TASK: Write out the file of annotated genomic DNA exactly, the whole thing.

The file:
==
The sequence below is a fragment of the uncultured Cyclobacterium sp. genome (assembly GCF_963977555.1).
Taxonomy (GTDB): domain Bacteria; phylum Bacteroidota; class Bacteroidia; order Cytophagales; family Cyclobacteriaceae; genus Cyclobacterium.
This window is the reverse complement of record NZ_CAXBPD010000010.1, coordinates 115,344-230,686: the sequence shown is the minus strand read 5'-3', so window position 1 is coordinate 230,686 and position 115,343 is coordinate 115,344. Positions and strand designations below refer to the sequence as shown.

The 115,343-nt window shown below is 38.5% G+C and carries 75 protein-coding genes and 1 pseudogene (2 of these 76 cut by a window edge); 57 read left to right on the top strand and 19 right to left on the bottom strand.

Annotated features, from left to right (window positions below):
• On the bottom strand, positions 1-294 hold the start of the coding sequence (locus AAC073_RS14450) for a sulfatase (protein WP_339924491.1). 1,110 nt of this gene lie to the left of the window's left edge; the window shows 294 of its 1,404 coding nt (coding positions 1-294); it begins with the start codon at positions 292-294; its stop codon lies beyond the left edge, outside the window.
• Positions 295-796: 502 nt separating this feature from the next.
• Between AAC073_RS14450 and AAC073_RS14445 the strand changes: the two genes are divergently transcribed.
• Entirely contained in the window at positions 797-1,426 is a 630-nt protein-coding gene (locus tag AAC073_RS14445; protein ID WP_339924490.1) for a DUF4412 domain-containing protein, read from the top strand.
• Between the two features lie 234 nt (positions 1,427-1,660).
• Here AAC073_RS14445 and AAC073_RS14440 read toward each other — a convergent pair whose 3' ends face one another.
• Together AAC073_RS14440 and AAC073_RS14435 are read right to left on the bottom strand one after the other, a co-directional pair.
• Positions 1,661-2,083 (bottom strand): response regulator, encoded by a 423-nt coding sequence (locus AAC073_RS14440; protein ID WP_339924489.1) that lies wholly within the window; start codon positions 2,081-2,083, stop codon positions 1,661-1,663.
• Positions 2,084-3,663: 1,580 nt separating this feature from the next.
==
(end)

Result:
The sequence below is a fragment of the uncultured Cyclobacterium sp. genome (assembly GCF_963977555.1).
Taxonomy (GTDB): domain Bacteria; phylum Bacteroidota; class Bacteroidia; order Cytophagales; family Cyclobacteriaceae; genus Cyclobacterium.
This window is the reverse complement of record NZ_CAXBPD010000010.1, coordinates 115,344-230,686: the sequence shown is the minus strand read 5'-3', so window position 1 is coordinate 230,686 and position 115,343 is coordinate 115,344. Positions and strand designations below refer to the sequence as shown.

The 115,343-nt window shown below is 38.5% G+C and carries 75 protein-coding genes and 1 pseudogene (2 of these 76 cut by a window edge); 57 read left to right on the top strand and 19 right to left on the bottom strand.

Annotated features, from left to right (window positions below):
• On the bottom strand, positions 1-294 hold the start of the coding sequence (locus AAC073_RS14450) for a sulfatase (protein WP_339924491.1). 1,110 nt of this gene lie to the left of the window's left edge; the window shows 294 of its 1,404 coding nt (coding positions 1-294); it begins with the start codon at positions 292-294; its stop codon lies beyond the left edge, outside the window.
• Positions 295-796: 502 nt separating this feature from the next.
• Between AAC073_RS14450 and AAC073_RS14445 the strand changes: the two genes are divergently transcribed.
• Entirely contained in the window at positions 797-1,426 is a 630-nt protein-coding gene (locus tag AAC073_RS14445; protein ID WP_339924490.1) for a DUF4412 domain-containing protein, read from the top strand.
• Between the two features lie 234 nt (positions 1,427-1,660).
• Here AAC073_RS14445 and AAC073_RS14440 read toward each other — a convergent pair whose 3' ends face one another.
• Together AAC073_RS14440 and AAC073_RS14435 are read right to left on the bottom strand one after the other, a co-directional pair.
• Positions 1,661-2,083 (bottom strand): response regulator, encoded by a 423-nt coding sequence (locus AAC073_RS14440; protein ID WP_339924489.1) that lies wholly within the window; start codon positions 2,081-2,083, stop codon positions 1,661-1,663.
• Positions 2,084-3,663: 1,580 nt separating this feature from the next.